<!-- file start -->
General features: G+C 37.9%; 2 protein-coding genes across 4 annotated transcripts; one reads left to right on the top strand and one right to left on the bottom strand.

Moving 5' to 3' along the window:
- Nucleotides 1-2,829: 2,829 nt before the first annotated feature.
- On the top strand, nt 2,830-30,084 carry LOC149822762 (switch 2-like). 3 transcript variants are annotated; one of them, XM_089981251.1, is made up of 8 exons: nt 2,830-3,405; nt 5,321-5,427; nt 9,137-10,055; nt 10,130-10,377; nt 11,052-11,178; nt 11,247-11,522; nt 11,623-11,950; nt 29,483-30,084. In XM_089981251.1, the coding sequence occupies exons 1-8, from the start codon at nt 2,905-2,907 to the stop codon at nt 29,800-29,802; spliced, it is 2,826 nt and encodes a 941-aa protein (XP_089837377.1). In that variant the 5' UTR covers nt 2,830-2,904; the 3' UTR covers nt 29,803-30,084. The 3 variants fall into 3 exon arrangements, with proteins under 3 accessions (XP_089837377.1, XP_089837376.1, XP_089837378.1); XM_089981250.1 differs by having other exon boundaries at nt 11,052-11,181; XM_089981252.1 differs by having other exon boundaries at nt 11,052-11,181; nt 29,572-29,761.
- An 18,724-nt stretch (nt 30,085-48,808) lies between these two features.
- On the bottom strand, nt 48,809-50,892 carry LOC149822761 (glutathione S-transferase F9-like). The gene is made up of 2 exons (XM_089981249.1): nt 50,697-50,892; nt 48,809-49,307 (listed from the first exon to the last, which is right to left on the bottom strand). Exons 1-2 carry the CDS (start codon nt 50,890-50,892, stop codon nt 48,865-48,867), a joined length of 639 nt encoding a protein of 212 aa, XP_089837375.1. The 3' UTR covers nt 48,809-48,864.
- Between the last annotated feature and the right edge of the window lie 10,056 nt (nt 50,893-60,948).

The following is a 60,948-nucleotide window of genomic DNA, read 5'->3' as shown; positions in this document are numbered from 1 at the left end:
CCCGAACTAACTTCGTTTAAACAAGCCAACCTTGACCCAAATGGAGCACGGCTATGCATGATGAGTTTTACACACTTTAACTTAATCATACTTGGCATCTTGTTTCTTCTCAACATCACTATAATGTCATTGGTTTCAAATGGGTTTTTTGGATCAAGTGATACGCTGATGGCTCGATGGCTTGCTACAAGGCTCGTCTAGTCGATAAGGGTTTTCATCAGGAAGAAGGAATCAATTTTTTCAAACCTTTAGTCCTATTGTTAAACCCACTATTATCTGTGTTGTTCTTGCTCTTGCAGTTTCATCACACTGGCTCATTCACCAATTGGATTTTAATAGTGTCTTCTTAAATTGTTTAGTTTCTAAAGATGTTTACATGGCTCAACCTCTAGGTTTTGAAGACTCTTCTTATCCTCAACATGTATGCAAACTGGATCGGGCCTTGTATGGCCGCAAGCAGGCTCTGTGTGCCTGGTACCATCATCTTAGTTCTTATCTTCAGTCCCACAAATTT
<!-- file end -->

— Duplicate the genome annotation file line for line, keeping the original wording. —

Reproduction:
General features: G+C 37.9%; 2 protein-coding genes across 4 annotated transcripts; one reads left to right on the top strand and one right to left on the bottom strand.

Moving 5' to 3' along the window:
- Nucleotides 1-2,829: 2,829 nt before the first annotated feature.
- On the top strand, nt 2,830-30,084 carry LOC149822762 (switch 2-like). 3 transcript variants are annotated; one of them, XM_089981251.1, is made up of 8 exons: nt 2,830-3,405; nt 5,321-5,427; nt 9,137-10,055; nt 10,130-10,377; nt 11,052-11,178; nt 11,247-11,522; nt 11,623-11,950; nt 29,483-30,084. In XM_089981251.1, the coding sequence occupies exons 1-8, from the start codon at nt 2,905-2,907 to the stop codon at nt 29,800-29,802; spliced, it is 2,826 nt and encodes a 941-aa protein (XP_089837377.1). In that variant the 5' UTR covers nt 2,830-2,904; the 3' UTR covers nt 29,803-30,084. The 3 variants fall into 3 exon arrangements, with proteins under 3 accessions (XP_089837377.1, XP_089837376.1, XP_089837378.1); XM_089981250.1 differs by having other exon boundaries at nt 11,052-11,181; XM_089981252.1 differs by having other exon boundaries at nt 11,052-11,181; nt 29,572-29,761.
- An 18,724-nt stretch (nt 30,085-48,808) lies between these two features.
- On the bottom strand, nt 48,809-50,892 carry LOC149822761 (glutathione S-transferase F9-like). The gene is made up of 2 exons (XM_089981249.1): nt 50,697-50,892; nt 48,809-49,307 (listed from the first exon to the last, which is right to left on the bottom strand). Exons 1-2 carry the CDS (start codon nt 50,890-50,892, stop codon nt 48,865-48,867), a joined length of 639 nt encoding a protein of 212 aa, XP_089837375.1. The 3' UTR covers nt 48,809-48,864.
- Between the last annotated feature and the right edge of the window lie 10,056 nt (nt 50,893-60,948).

The following is a 60,948-nucleotide window of genomic DNA, read 5'->3' as shown; positions in this document are numbered from 1 at the left end:
CCCGAACTAACTTCGTTTAAACAAGCCAACCTTGACCCAAATGGAGCACGGCTATGCATGATGAGTTTTACACACTTTAACTTAATCATACTTGGCATCTTGTTTCTTCTCAACATCACTATAATGTCATTGGTTTCAAATGGGTTTTTTGGATCAAGTGATACGCTGATGGCTCGATGGCTTGCTACAAGGCTCGTCTAGTCGATAAGGGTTTTCATCAGGAAGAAGGAATCAATTTTTTCAAACCTTTAGTCCTATTGTTAAACCCACTATTATCTGTGTTGTTCTTGCTCTTGCAGTTTCATCACACTGGCTCATTCACCAATTGGATTTTAATAGTGTCTTCTTAAATTGTTTAGTTTCTAAAGATGTTTACATGGCTCAACCTCTAGGTTTTGAAGACTCTTCTTATCCTCAACATGTATGCAAACTGGATCGGGCCTTGTATGGCCGCAAGCAGGCTCTGTGTGCCTGGTACCATCATCTTAGTTCTTATCTTCAGTCCCACAAATTT